HMNews: Do you have other examples of how memory can alter our interpretation of sensory information?

Garner: If you are on the sidewalk and you hear a siren as you’re about to step into a crosswalk, you’d stop because experience tells you that an ambulance is driving by. In that moment, your auditory sense triggers the visual image of an ambulance. However, maybe the siren ends up being a child’s toy instead of an ambulance. If that happens often enough, eventually, when you hear the siren, you will think it’s just somebody’s toy, and you’ll walk into the crosswalk anyway. This is because your experience and memory have actually changed your picture of the world, and thus you interpret the siren differently.

Sometimes, the same stimulus is integrated into two different memories, one positive and one negative. Then the question becomes how does your brain know how to react. That will depend on the other sensory cues around the stimulus. If you see a picture and hear a bell, that may mean you are going to receive a reward, but if you see the same picture and hear a knocking sound, that may mean you are going to receive a punishment. In this example, your experience with the auditory information changes how you interpret the visual information.

We want to know how the brain makes these adjustments and where these changes are happening. 

HMNews: Are there potential applications of your research that interest you?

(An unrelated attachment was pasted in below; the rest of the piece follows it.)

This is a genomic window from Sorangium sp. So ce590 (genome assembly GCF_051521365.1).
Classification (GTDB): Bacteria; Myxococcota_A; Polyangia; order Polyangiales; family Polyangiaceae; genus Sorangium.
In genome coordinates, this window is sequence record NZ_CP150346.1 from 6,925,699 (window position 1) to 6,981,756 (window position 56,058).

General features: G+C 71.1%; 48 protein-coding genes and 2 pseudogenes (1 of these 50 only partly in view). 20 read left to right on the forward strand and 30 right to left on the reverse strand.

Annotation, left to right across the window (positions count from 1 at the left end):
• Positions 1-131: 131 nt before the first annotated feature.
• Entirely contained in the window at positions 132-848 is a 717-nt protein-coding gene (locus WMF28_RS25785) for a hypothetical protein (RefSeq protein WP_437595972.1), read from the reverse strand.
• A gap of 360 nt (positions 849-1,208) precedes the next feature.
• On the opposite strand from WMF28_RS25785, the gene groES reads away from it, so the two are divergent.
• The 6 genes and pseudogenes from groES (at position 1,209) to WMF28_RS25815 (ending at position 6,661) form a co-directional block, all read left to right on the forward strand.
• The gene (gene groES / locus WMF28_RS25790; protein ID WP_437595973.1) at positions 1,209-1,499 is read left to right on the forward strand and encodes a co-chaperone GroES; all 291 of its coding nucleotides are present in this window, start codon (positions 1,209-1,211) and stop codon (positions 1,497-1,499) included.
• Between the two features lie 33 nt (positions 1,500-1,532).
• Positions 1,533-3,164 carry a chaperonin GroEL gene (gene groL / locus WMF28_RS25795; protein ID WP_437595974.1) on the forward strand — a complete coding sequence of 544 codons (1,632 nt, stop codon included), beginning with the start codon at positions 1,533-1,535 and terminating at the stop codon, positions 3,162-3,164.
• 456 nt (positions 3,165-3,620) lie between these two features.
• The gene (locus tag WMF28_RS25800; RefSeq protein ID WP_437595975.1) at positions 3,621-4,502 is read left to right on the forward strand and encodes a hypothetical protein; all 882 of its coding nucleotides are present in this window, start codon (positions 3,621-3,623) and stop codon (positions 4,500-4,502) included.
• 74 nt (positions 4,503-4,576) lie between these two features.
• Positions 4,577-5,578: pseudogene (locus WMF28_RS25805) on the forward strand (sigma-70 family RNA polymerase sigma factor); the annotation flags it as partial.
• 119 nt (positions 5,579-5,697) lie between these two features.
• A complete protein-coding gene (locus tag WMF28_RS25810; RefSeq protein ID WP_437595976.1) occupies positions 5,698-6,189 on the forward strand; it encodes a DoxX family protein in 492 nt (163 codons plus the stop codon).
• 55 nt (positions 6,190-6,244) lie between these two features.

Garner: A longer-term goal of the lab is to look at cases related to trauma such as PTSD. Normally, people can distinguish when a stimulus is safe and when it’s not safe. However, in PTSD, this ability becomes disrupted, and one of the symptoms can be to overgeneralize and be fearful of a stimulus even when you don’t need to be. This fear response can cause a physical reaction such as tensing muscles and freezing. There’s some work in humans looking at how the brainstem is involved in body physiology and how we react to stimuli. I want to look at connections between the brainstem and cortical regions of the brain to see how the communication works and how it becomes disrupted after trauma—first in mice, and eventually in humans.

I’m also interested in motor-related functions of the brain. I was in physical therapy for a while after a rock-climbing accident, and I met patients with Parkinson’s disease who were training in rehabilitation and physical therapy to get better. It’s remarkable—physical therapy and training does help with the symptoms even though Parkinson’s is a neurodegenerative disease. I want to explore interventions for neurodegenerative diseases that are based on the connectivity between the sensory regions of the cortex and the brainstem. Such interventions may be able to train the brain to have more motor function even as some of the primary motor areas deteriorate.